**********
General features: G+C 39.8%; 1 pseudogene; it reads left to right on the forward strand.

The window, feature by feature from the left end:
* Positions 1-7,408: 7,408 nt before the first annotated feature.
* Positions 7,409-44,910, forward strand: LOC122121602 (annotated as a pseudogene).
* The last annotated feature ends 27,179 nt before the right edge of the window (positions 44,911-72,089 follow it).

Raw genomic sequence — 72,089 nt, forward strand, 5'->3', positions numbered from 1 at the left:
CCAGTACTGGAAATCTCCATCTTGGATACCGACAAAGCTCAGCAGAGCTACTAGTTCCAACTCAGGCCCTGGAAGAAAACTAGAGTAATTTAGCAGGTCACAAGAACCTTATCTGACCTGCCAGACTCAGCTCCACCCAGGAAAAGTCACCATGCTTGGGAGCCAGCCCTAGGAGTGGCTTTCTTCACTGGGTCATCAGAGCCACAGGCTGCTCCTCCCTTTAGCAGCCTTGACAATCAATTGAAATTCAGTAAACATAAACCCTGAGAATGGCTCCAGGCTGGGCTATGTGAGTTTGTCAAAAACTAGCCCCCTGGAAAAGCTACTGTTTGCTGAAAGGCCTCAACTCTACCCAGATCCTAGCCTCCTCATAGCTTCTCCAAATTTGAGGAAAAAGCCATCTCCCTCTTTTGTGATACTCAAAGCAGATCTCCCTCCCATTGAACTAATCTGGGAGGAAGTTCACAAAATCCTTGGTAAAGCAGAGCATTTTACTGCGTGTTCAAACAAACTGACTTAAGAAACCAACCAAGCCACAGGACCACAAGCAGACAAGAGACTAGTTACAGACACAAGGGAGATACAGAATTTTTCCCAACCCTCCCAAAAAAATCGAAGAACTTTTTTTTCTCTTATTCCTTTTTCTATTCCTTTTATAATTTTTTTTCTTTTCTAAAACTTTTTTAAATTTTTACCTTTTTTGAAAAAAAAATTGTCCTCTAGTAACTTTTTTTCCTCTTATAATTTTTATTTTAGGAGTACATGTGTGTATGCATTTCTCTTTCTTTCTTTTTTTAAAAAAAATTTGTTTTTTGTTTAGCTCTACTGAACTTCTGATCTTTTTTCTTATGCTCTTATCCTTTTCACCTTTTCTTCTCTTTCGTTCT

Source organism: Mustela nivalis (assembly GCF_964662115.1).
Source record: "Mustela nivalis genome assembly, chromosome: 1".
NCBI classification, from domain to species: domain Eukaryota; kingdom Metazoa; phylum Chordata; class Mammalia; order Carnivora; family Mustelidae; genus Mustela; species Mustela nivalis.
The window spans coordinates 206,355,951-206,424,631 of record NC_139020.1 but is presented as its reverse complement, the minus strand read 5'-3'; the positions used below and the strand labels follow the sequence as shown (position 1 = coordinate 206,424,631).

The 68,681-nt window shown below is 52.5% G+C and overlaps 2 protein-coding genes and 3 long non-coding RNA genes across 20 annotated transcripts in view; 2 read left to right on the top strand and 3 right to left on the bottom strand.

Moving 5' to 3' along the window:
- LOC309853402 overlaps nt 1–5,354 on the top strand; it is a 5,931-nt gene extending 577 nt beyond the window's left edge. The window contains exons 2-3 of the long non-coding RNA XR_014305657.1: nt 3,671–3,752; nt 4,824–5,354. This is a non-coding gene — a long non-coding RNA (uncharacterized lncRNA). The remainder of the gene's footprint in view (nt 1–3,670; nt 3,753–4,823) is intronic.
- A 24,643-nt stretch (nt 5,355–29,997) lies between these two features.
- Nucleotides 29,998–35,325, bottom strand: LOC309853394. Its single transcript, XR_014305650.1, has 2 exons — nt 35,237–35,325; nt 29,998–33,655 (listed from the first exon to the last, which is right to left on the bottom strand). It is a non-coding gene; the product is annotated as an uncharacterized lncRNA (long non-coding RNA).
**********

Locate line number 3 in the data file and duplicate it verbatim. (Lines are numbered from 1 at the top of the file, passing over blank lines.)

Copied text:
* Positions 1-7,408: 7,408 nt before the first annotated feature.